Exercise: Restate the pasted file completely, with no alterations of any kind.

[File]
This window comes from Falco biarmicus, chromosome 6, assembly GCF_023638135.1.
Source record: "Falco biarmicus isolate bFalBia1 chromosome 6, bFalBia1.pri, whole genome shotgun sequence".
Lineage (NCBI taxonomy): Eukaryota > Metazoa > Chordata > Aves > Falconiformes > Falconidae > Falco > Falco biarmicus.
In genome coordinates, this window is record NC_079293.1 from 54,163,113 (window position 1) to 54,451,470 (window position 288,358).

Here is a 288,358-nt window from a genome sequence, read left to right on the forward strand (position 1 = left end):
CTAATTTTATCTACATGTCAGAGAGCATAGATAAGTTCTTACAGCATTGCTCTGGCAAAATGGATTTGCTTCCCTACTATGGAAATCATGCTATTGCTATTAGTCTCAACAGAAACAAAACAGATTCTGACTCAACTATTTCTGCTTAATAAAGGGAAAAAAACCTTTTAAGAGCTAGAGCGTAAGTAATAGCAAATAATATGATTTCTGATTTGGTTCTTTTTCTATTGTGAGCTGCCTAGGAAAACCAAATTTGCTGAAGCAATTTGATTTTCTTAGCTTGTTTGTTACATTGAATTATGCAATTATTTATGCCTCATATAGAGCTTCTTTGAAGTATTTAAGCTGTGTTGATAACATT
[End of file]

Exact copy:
This window comes from Falco biarmicus, chromosome 6, assembly GCF_023638135.1.
Source record: "Falco biarmicus isolate bFalBia1 chromosome 6, bFalBia1.pri, whole genome shotgun sequence".
Lineage (NCBI taxonomy): Eukaryota > Metazoa > Chordata > Aves > Falconiformes > Falconidae > Falco > Falco biarmicus.
In genome coordinates, this window is record NC_079293.1 from 54,163,113 (window position 1) to 54,451,470 (window position 288,358).

Here is a 288,358-nt window from a genome sequence, read left to right on the forward strand (position 1 = left end):
CTAATTTTATCTACATGTCAGAGAGCATAGATAAGTTCTTACAGCATTGCTCTGGCAAAATGGATTTGCTTCCCTACTATGGAAATCATGCTATTGCTATTAGTCTCAACAGAAACAAAACAGATTCTGACTCAACTATTTCTGCTTAATAAAGGGAAAAAAACCTTTTAAGAGCTAGAGCGTAAGTAATAGCAAATAATATGATTTCTGATTTGGTTCTTTTTCTATTGTGAGCTGCCTAGGAAAACCAAATTTGCTGAAGCAATTTGATTTTCTTAGCTTGTTTGTTACATTGAATTATGCAATTATTTATGCCTCATATAGAGCTTCTTTGAAGTATTTAAGCTGTGTTGATAACATT